David Bourget (Western Ontario)
David Chalmers (ANU, NYU)
Rafael De Clercq
Ezio Di Nucci
Jack Alan Reynolds
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Phenomenology and the Cognitive Sciences 10 (1):113-137 (2011)
The goal of this paper is to explore, from a phenomenologically informed perspective, the phenomenon of the operative spatialization of human thinking, viewed in its relationship with the embodied human organism’s spatial experience. Operative spatialization in this context refers to the cognitive role and functioning of spatial schematizations and differentiations in human thinking. My particular focus is the domain of conceptualization. By drawing on Husserl’s discussion of the (linguistic) process of a sedimentation of meaning, I aim to show that spatialization functions in a structurally ambivalent manner. On the one hand, spatialization predisposes and thus narrows the scope of human conceptual thought. On the other hand, spatialization establishes an implicit cognitive scaffold indispensable for the development and practice of human higher-order thinking. The structure and functioning of this scaffold, I argue, is intrinsically related to the spatial structure and dynamics of human embodiment. Synthesizing insights from phenomenological studies concerning the experiential constitution of space, and classic and recent research findings from fields such as cognitive linguistics and psychology concerning the cognitive dimension of image-schemas and gestural behavior, I argue that the living human body functions centrally as the sense-constitutive ‘site of conversion’ (Husserl) between concrete structures of spatial experience and abstract structures of conceptual thought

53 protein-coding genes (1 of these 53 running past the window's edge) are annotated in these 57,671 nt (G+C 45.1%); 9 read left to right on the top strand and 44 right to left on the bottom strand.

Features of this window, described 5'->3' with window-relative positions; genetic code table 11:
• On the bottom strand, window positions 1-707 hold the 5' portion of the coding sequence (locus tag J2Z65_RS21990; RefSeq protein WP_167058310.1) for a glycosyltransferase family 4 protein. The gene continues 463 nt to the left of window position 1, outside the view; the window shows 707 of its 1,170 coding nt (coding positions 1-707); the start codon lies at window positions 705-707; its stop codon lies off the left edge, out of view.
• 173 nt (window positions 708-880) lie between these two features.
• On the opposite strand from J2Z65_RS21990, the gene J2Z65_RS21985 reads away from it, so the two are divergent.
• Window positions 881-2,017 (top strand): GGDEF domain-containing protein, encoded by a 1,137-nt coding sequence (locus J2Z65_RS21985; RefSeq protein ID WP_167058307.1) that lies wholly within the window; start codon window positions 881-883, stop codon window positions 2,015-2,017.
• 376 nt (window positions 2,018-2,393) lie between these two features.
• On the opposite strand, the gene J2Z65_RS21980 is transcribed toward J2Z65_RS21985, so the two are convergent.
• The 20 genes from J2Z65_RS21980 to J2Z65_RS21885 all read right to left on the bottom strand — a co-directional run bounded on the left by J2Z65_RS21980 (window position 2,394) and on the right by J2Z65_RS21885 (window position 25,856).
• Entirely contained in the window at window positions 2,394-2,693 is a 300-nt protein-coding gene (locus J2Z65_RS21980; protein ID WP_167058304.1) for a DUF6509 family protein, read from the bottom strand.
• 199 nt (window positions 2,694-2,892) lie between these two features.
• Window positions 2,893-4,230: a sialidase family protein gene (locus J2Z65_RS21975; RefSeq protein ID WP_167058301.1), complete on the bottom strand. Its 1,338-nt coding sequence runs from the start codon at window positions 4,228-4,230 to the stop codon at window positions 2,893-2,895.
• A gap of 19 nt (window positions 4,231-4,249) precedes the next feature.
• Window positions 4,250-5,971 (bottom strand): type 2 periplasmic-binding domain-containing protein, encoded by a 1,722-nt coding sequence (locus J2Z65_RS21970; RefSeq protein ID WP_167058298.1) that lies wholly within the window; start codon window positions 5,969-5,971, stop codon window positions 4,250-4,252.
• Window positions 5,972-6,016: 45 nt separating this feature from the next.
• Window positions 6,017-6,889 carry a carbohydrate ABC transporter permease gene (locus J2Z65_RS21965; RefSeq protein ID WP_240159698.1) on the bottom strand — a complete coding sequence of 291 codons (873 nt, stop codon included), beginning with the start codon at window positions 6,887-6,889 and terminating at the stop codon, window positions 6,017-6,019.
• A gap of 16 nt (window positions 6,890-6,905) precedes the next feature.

|Keywords||Embodied cognition Cognitive spatialization Spatial perception Sedimentation Metaphor Gesture|
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References found in this work BETA
Francisco Varela, Evan Thompson & Eleanor Rosch (1991). The Embodied Mind: Cognitive Science and Human Experience. MIT Press.
George Lakoff (1980/2003). Metaphors We Live By. University of Chicago Press.
Evan Thompson (2007). Mind in Life: Biology, Phenomenology, and the Sciences of Mind. Harvard University Press.
Maxine Sheets-Johnstone (2011). The Primacy of Movement. John Benjamins Pub..
George Lakoff & Mark Johnson (1999). Philosophy in the Flesh the Embodied Mind and its Challenge to Western Thought.
Citations of this work BETA
Johan Blomberg & Jordan Zlatev (2014). Actual and Non-Actual Motion: Why Experientialist Semantics Needs Phenomenology (and Vice Versa). [REVIEW] Phenomenology and the Cognitive Sciences 13 (3):395-418.
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